Stop heinous acts by Russians and Chechens
By Khassan Baiev
I am a Chechen doctor who treated many wounded and dying people - Russian soldiers, Chechen fighters, but mainly innocent civilians - during Russia’s two recent wars with Chechnya.
Like many others, I watched the recent hostage-taking horror in Moscow on television. I felt for the victims crammed into a theatre auditorium and terrorized by Movsar Barayev and his followers. Along with most Chechens, I condemn this barbarous act, which is the latest atrocity in the brutal conflict that has raged since December 1994 when 300,000 Russian troops invaded Chechnya.
In January 1999, I too was taken hostage by Movsar’s uncle, the late Arbi Barayev, who condemned me to death in a makeshift Islamic court for treating Russians. The reason Barayev spared me was because he needed me to treat his wounded men.
Arbi Barayev, like the hostage takers in Moscow, claimed to be a Muslim. In my eyes, and in the eyes of most Chechens, terrorism is an insult to our faith. Islam is a religion of peace, even if some fanatics have hijacked it to justify their evil deeds.
Tragically the hostage-taking in the theatre fuels President Putin’s effort to depict Chechens as Islamic extremists and will be another excuse to mount reprisals against us. If you believe the Russian media, Chechnya is a hotbed of terrorists funded by the terrorist organization Al Qaeda. This is a distortion of the facts. Moscow prevents both Russian and foreign journalists from going to Chechnya, so it is hard for the world to know the truth, which is that the vast majority of Chechens want nothing more than to be allowed to live their lives peacefully.
Chechens adopted the Sunni Muslim faith in the 18th century, but adjusted it to fit the Adat, a body of Chechen customary law that has regulated our lives for centuries. The Wahabbis, as we call Arabs from Middle Eastern countries, arrived in Chechnya after the first war ended in August 1996. During the second war, which began in August 1999, there were never more than 200 foreigners in Chechnya from Arab countries, some of whom have fought beside Chechens.
We are grateful for humanitarian aid from Middle Eastern countries, but most Chechens have rebuffed the efforts of the Wahabbi to introduce extremist ideology into Chechnya’s way of life. We are a very independent people.
For hundreds of years we have fought against the Russians telling us what to do. We don’t welcome other nations telling us how to behave, even if we share the same faith. The Wahabbis tried to seduce our young people with money, and it is true that some men joined them to support their families. But our elders constantly spoke out against the presence of these troublemakers and asked them to leave the villages.
While I condemn the tactics of the Moscow hostage takers, I support any call for Russia to withdraw the more than 100,000 of her troops still based in Chechnya. Their continued marauding under the guise of ‘‘mopping-up’’ operations terrorizes the population and hardens attitudes against Moscow. This brutal conflict, in which an estimated 200,000 Chechen civilians have died, not to mention Chechen fighters and Russian soldiers, must end. Each week dozens of Russian soldiers die in Chechen ambushes, and Chechen men routinely are abducted off the street to be ransomed off to their relatives or executed. This happens beyond the view of the rest of the world, but it is an international tragedy.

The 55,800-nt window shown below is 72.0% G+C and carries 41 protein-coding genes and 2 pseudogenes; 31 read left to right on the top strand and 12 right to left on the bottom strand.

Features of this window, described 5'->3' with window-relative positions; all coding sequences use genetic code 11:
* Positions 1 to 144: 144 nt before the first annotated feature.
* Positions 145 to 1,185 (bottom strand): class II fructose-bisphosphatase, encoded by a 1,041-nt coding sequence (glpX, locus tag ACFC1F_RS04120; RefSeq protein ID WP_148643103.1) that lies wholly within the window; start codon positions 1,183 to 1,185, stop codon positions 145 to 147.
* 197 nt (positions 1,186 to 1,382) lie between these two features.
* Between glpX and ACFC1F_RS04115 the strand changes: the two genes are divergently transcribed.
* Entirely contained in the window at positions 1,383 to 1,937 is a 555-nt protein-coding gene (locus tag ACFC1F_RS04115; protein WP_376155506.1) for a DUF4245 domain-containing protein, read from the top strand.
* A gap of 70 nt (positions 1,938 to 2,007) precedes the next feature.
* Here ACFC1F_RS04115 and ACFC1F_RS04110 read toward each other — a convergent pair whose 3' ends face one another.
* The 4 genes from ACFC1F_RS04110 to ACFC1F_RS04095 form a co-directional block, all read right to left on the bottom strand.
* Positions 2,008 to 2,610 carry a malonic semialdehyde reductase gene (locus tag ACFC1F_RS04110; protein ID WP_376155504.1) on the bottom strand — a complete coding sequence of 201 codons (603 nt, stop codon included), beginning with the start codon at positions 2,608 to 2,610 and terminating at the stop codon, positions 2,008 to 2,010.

Hostage taking is no way to resolve this conflict. Violence breeds violence. We need the international community to help bring an end to the bloodshed.
As a surgeon during the two wars, I witnessed the mangled bodies, the shredded innards, the amputated limbs, and children burned beyond recognition. I recall the boy whose hair turned white overnight from fear and the girl who screamed whenever a bird flew overhead, thinking it was the Russian helicopter that had killed her mother. I will not forget the face of a man whose daughter was raped before his eyes, or the terror of a wounded young Russian soldier I treated who believed I was about to execute or castrate him, which is what his superiors said would happen if he fell into Chechen hands.
Unless steps are taken to end this barbarity through political negotiations, the killing of the innocent will continue. The reprisals by Russia have already started, and there may well be more desperate acts of terror, designed to draw international attention to this forgotten war. The circle of violence will continue unless a political resolution can be found.
Unfortunately, the United States appears to have reached an understanding with Russia whereby the United States will no longer criticize the human rights abuses in Chechnya in return for Russia’s support of the US battle against global terrorism and efforts to overthrow Saddam Hussein. Meanwhile, the innocent suffer. —The Boston Globe
Khassan Baiev grew up and lived in the town of Alkhan Kala, near Grozny, and won a Human Rights Watch Award for his heroism during the Chechen wars. With his life threatened by both sides in the conflict, he escaped to the United States in 2000 and is writing a memoir of his experiences